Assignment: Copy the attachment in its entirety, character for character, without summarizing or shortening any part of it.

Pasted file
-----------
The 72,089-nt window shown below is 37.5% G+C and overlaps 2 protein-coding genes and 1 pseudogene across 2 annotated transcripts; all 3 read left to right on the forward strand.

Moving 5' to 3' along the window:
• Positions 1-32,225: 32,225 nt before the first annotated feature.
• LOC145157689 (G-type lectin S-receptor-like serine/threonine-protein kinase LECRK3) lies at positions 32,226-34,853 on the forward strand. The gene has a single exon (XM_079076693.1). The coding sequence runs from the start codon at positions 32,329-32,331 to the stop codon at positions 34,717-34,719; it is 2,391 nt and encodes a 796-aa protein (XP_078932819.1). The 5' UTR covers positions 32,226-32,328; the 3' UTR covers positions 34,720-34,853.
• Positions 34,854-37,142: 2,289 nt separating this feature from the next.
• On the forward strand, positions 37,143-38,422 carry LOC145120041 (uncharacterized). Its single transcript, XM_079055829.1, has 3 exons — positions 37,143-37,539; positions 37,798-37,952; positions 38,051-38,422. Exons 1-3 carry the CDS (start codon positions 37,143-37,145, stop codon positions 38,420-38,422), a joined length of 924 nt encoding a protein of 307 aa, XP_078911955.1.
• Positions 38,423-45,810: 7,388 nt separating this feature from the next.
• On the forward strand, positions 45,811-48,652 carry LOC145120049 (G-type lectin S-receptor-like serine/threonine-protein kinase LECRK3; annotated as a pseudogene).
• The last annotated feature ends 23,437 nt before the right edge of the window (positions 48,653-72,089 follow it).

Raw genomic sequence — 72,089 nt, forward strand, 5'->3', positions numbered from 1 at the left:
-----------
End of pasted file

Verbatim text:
The 72,089-nt window shown below is 37.5% G+C and overlaps 2 protein-coding genes and 1 pseudogene across 2 annotated transcripts; all 3 read left to right on the forward strand.

Moving 5' to 3' along the window:
• Positions 1-32,225: 32,225 nt before the first annotated feature.
• LOC145157689 (G-type lectin S-receptor-like serine/threonine-protein kinase LECRK3) lies at positions 32,226-34,853 on the forward strand. The gene has a single exon (XM_079076693.1). The coding sequence runs from the start codon at positions 32,329-32,331 to the stop codon at positions 34,717-34,719; it is 2,391 nt and encodes a 796-aa protein (XP_078932819.1). The 5' UTR covers positions 32,226-32,328; the 3' UTR covers positions 34,720-34,853.
• Positions 34,854-37,142: 2,289 nt separating this feature from the next.
• On the forward strand, positions 37,143-38,422 carry LOC145120041 (uncharacterized). Its single transcript, XM_079055829.1, has 3 exons — positions 37,143-37,539; positions 37,798-37,952; positions 38,051-38,422. Exons 1-3 carry the CDS (start codon positions 37,143-37,145, stop codon positions 38,420-38,422), a joined length of 924 nt encoding a protein of 307 aa, XP_078911955.1.
• Positions 38,423-45,810: 7,388 nt separating this feature from the next.
• On the forward strand, positions 45,811-48,652 carry LOC145120049 (G-type lectin S-receptor-like serine/threonine-protein kinase LECRK3; annotated as a pseudogene).
• The last annotated feature ends 23,437 nt before the right edge of the window (positions 48,653-72,089 follow it).

Raw genomic sequence — 72,089 nt, forward strand, 5'->3', positions numbered from 1 at the left: